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Detecting non-privileged user accounts conducting privileged actions

The Payment Card Industry Data Security Standard (PCI DSS) was created to secure credit cardholder data from theft and misuse. It defines 12 security areas in which companies should enhance protection for this type of data. The requirements apply to anyone involved in credit card processing, including merchants, processors, and third party service providers that store, process and transmit cardholder data. It was developed to encourage and improve cardholder data security, as well as facilitate the global adoption of consistent data security measures.

Accounts with increased privileges, such as the “administrator” or “root” account, have the potential to greatly impact the security or operational functionality of a system and networks. Without an audit trail of the activities conducted, organizations are unable to trace issues resulting from an administrative mistake or misuse of privilege back to the specific action and individual.

Attackers commonly target privileged user credentials to access organizational high value resources and sensitive information. Privileged user accounts are accounts of users with managerial rights or root privileges and accounts with upgraded permissions to perform high level system activities. Efficient privileged user monitoring plays a critical role for organizations in protecting critical assets. In addition, it assists in meeting compliance requirements, and decreasing the number of both insider and external threats.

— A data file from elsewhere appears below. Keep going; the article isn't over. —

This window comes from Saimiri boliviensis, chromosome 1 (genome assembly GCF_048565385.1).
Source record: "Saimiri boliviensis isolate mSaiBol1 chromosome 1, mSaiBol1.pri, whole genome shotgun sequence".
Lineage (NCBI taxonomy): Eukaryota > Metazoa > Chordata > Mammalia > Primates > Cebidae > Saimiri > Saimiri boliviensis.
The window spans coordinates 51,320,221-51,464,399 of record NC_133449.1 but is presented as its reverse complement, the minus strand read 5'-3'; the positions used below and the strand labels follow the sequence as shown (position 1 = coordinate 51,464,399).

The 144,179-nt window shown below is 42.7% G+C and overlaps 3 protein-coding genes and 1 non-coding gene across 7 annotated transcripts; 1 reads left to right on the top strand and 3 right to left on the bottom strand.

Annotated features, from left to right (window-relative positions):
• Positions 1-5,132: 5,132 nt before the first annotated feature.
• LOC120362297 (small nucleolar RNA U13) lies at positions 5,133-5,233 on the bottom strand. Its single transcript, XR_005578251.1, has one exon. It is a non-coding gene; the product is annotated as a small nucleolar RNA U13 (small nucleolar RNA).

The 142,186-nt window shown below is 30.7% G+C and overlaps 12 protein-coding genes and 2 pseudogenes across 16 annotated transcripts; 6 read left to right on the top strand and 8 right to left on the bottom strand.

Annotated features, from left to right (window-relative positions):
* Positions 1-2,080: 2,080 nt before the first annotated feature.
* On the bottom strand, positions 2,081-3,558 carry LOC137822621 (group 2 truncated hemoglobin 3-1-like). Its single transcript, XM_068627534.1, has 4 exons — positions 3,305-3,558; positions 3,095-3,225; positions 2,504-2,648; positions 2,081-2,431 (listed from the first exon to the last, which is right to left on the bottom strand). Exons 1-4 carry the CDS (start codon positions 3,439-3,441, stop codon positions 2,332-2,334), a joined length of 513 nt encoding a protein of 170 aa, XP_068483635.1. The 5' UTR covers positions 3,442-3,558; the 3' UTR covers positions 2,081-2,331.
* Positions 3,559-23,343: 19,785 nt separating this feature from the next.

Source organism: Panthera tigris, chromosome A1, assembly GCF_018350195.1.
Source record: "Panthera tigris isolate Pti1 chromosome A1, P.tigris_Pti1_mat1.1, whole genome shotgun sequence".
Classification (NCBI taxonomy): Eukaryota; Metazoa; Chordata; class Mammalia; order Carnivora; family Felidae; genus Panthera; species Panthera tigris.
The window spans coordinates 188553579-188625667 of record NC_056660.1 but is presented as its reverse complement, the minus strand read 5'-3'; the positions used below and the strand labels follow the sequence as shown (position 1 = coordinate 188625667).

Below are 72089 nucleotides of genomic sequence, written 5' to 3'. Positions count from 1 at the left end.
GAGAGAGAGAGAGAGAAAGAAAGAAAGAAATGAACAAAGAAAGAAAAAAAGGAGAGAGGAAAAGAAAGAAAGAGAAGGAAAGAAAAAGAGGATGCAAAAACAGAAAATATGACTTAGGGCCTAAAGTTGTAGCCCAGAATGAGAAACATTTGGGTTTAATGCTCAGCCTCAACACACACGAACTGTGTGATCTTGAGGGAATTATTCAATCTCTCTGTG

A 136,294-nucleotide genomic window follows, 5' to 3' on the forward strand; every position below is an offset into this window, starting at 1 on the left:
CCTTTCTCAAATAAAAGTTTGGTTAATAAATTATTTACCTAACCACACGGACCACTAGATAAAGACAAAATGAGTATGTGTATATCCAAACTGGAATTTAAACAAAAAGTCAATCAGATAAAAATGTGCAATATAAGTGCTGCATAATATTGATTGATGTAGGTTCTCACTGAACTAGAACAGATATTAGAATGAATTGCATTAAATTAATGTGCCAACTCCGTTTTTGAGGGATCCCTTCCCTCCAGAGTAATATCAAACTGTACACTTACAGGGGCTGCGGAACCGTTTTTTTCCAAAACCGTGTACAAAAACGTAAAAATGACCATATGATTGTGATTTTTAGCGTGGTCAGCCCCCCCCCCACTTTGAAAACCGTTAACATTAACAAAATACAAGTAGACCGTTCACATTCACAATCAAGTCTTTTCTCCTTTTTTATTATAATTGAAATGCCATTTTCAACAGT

How to use Splunk Enterprise Security for this use case

You can utilize Splunk Enterprise Security use cases to effectively monitor privilege account activity to ensure PCI-DSS compliance. Use Splunk Enterprise Security correlation searches to detect all the actions taken by any individual with root or administrative privileges or when user non-privileged accounts attempt to conduct escalated actions.

  1. Configure user account events from authentication servers, such as Microsoft Active Directory (AD) or LDAP servers, as a primary source of user activity.
    • Ensure you are monitoring events such as the upgrade of user credentials and user permissions or creation of new users.
    • Ensure that account names, account categories, departments of relevant users and other relevant information are listed along with credential data.
  2. Generate a list of privileged events. Many Splunk technical add-ons define privileged actions by default.
  3. Generate a list of privileged and non-privileged users. You can see a detailed example of this in Splunk Security Essentials.
  4. Run the following search. You can optimize it by specifying an index and adjusting the time range.
    index=* source="*WinEventLog:Security" tag=privileged 
    | lookup PrivilegedRiskScores user OUTPUT isAdminAccount 
    | search isAdminAccount=0
    
  5. For any results, tivestigate why an account is performing these actions by following up with the user or with managerial staff.
  6. If necessary, disable account activity until a complete investigation can be performed and user events can be validated.
  7. Perform corrective actions such as user guidance or change management processes if these actions were authorized.

Privileged access rights should be reviewed within appropriate time periods (at least once a month). All privileged user accesses to the files and databases, including the local system access, should be monitored. The alert mechanisms of critical privileged user changes should be shared with SOC operations.

Next steps